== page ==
Storm Eleanor has unleashed violent winds of up to 100mph across the UK, leaving thousands of homes without power and injuring motorists.

Widespread disruption is expected on Wednesday after the storm swept across the country overnight carrying heavy rain, hail and dramatic thunder and lightning.

Falling trees caused injuries in several parts of the country when they fell on moving cars.

A yellow warning of wind was extended for all of England and Wales, most of Northern Ireland and the Scottish Borders until 7pm on Wednesday after an amber warning was put in place for the early hours.

As the storm bore down on the UK and Ireland, tens of thousands of homes and businesses suffered power outages.


They included 55,000 properties in the Republic and 20,000 customers in Northern Ireland.

Around 2,500 properties between Cornwall and the Midlands were also blighted by power outages, largely due to flying debris, Western Power Distribution said.

There were roughly 60 incidents reported as Storm Eleanor barrelled across the network overnight, with Mid-Devon experiencing the worst damage, according to a spokeswoman.

READ MORE: Scotland still under flood warnings after Storm Eleanor brings 77mph gusts

Several major bridges were closed due to high winds and there were numerous reports of fallen trees blocking roads including the M25.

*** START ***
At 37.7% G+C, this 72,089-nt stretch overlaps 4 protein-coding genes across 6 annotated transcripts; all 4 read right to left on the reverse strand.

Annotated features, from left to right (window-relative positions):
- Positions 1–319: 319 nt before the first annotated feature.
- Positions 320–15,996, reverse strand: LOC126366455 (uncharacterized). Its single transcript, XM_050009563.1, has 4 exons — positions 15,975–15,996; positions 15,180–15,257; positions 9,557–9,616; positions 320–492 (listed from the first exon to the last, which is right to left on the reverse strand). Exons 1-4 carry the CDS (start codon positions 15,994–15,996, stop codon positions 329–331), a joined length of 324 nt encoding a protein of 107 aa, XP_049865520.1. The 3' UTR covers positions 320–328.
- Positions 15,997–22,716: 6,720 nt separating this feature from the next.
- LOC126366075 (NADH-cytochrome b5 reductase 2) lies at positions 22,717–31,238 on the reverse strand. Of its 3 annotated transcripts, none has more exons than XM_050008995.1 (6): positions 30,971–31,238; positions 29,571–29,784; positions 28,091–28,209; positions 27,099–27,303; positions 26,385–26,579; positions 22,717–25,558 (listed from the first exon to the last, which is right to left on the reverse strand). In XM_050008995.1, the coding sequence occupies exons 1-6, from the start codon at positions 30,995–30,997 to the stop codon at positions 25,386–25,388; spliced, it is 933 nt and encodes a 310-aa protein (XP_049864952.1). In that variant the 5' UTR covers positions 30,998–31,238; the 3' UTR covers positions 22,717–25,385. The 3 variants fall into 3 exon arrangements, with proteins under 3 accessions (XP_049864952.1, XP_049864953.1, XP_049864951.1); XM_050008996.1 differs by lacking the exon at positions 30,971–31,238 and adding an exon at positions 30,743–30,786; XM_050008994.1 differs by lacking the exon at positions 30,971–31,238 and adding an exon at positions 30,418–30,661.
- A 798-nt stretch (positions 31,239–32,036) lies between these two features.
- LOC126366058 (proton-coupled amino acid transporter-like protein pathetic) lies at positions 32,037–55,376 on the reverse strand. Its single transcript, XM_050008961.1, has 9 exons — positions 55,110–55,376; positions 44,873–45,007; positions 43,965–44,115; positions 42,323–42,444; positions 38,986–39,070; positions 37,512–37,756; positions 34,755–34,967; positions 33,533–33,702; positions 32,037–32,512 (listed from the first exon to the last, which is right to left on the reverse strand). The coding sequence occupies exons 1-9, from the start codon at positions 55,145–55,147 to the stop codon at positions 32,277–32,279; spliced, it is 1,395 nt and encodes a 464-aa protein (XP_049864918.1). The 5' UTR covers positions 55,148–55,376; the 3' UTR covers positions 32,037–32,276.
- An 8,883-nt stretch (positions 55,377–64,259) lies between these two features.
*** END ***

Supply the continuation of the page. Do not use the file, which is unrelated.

Roads became perilous in some areas, with one man injured in Hensol, Vale of Glamorgan, South Wales, when a tree fell on his car, the Welsh Ambulance Service said.

In England, another falling tree injured two men overnight when it crashed into their car, Hampshire Police said.

Officers were called to Lyndhurst Road in the New Forest at around 3.20am, and both occupants of the Ford Focus were taken to hospital by ambulance.

Winds from the storm were particularly powerful in coastal areas, including in Cornwall, where a tide-battered harbour wall in Portreath partially collapsed on Wednesday morning.

Cornwall Police said they were called at around 5.50am due to a very high tide and water coming on to the road.

Closer to shore, cracks began to form in the harbour wall and water poured through it, while some steps collapsed.

A spokeswoman for Cornwall Police said a 25ft to 30ft section was later knocked down further along the wall, but added there was no risk to anybody.